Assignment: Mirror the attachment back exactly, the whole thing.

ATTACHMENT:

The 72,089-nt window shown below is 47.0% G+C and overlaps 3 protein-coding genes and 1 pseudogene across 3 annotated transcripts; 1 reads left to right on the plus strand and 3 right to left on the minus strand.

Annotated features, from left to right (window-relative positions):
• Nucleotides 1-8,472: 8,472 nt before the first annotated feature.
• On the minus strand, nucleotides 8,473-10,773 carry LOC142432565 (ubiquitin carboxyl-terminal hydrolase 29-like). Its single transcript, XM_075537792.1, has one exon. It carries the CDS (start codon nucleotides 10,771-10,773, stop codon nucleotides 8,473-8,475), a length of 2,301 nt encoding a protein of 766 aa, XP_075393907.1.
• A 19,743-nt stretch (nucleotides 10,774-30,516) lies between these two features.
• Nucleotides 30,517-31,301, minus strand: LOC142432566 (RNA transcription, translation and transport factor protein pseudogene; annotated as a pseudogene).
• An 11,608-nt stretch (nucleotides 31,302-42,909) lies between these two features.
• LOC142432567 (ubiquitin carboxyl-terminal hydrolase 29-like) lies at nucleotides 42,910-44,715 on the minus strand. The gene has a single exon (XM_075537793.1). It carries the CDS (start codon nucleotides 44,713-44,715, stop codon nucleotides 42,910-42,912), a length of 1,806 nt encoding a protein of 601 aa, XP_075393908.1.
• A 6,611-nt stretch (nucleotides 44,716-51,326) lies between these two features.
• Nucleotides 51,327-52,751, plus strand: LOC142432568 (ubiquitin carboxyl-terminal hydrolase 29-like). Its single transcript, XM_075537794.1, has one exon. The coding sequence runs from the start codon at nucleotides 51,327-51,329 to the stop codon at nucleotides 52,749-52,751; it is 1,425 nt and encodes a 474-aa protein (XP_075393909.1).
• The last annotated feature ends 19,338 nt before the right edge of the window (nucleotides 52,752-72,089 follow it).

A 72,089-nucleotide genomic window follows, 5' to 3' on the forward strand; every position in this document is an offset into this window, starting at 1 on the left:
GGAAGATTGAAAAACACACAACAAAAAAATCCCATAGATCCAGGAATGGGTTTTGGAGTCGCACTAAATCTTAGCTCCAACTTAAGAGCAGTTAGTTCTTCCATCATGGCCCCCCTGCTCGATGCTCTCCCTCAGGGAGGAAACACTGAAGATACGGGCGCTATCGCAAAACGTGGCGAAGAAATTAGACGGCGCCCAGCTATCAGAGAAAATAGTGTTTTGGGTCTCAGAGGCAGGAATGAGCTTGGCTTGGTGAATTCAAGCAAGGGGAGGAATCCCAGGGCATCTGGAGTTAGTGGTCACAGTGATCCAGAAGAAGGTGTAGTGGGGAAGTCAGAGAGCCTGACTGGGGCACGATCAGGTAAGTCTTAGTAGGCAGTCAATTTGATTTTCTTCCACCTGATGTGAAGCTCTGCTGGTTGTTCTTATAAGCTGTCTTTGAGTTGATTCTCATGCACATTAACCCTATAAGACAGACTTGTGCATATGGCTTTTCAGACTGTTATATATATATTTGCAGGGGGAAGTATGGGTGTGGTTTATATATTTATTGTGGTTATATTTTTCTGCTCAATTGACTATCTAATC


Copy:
The 72,089-nt window shown below is 47.0% G+C and overlaps 3 protein-coding genes and 1 pseudogene across 3 annotated transcripts; 1 reads left to right on the plus strand and 3 right to left on the minus strand.

Annotated features, from left to right (window-relative positions):
• Nucleotides 1-8,472: 8,472 nt before the first annotated feature.
• On the minus strand, nucleotides 8,473-10,773 carry LOC142432565 (ubiquitin carboxyl-terminal hydrolase 29-like). Its single transcript, XM_075537792.1, has one exon. It carries the CDS (start codon nucleotides 10,771-10,773, stop codon nucleotides 8,473-8,475), a length of 2,301 nt encoding a protein of 766 aa, XP_075393907.1.
• A 19,743-nt stretch (nucleotides 10,774-30,516) lies between these two features.
• Nucleotides 30,517-31,301, minus strand: LOC142432566 (RNA transcription, translation and transport factor protein pseudogene; annotated as a pseudogene).
• An 11,608-nt stretch (nucleotides 31,302-42,909) lies between these two features.
• LOC142432567 (ubiquitin carboxyl-terminal hydrolase 29-like) lies at nucleotides 42,910-44,715 on the minus strand. The gene has a single exon (XM_075537793.1). It carries the CDS (start codon nucleotides 44,713-44,715, stop codon nucleotides 42,910-42,912), a length of 1,806 nt encoding a protein of 601 aa, XP_075393908.1.
• A 6,611-nt stretch (nucleotides 44,716-51,326) lies between these two features.
• Nucleotides 51,327-52,751, plus strand: LOC142432568 (ubiquitin carboxyl-terminal hydrolase 29-like). Its single transcript, XM_075537794.1, has one exon. The coding sequence runs from the start codon at nucleotides 51,327-51,329 to the stop codon at nucleotides 52,749-52,751; it is 1,425 nt and encodes a 474-aa protein (XP_075393909.1).
• The last annotated feature ends 19,338 nt before the right edge of the window (nucleotides 52,752-72,089 follow it).

A 72,089-nucleotide genomic window follows, 5' to 3' on the forward strand; every position in this document is an offset into this window, starting at 1 on the left:
GGAAGATTGAAAAACACACAACAAAAAAATCCCATAGATCCAGGAATGGGTTTTGGAGTCGCACTAAATCTTAGCTCCAACTTAAGAGCAGTTAGTTCTTCCATCATGGCCCCCCTGCTCGATGCTCTCCCTCAGGGAGGAAACACTGAAGATACGGGCGCTATCGCAAAACGTGGCGAAGAAATTAGACGGCGCCCAGCTATCAGAGAAAATAGTGTTTTGGGTCTCAGAGGCAGGAATGAGCTTGGCTTGGTGAATTCAAGCAAGGGGAGGAATCCCAGGGCATCTGGAGTTAGTGGTCACAGTGATCCAGAAGAAGGTGTAGTGGGGAAGTCAGAGAGCCTGACTGGGGCACGATCAGGTAAGTCTTAGTAGGCAGTCAATTTGATTTTCTTCCACCTGATGTGAAGCTCTGCTGGTTGTTCTTATAAGCTGTCTTTGAGTTGATTCTCATGCACATTAACCCTATAAGACAGACTTGTGCATATGGCTTTTCAGACTGTTATATATATATTTGCAGGGGGAAGTATGGGTGTGGTTTATATATTTATTGTGGTTATATTTTTCTGCTCAATTGACTATCTAATC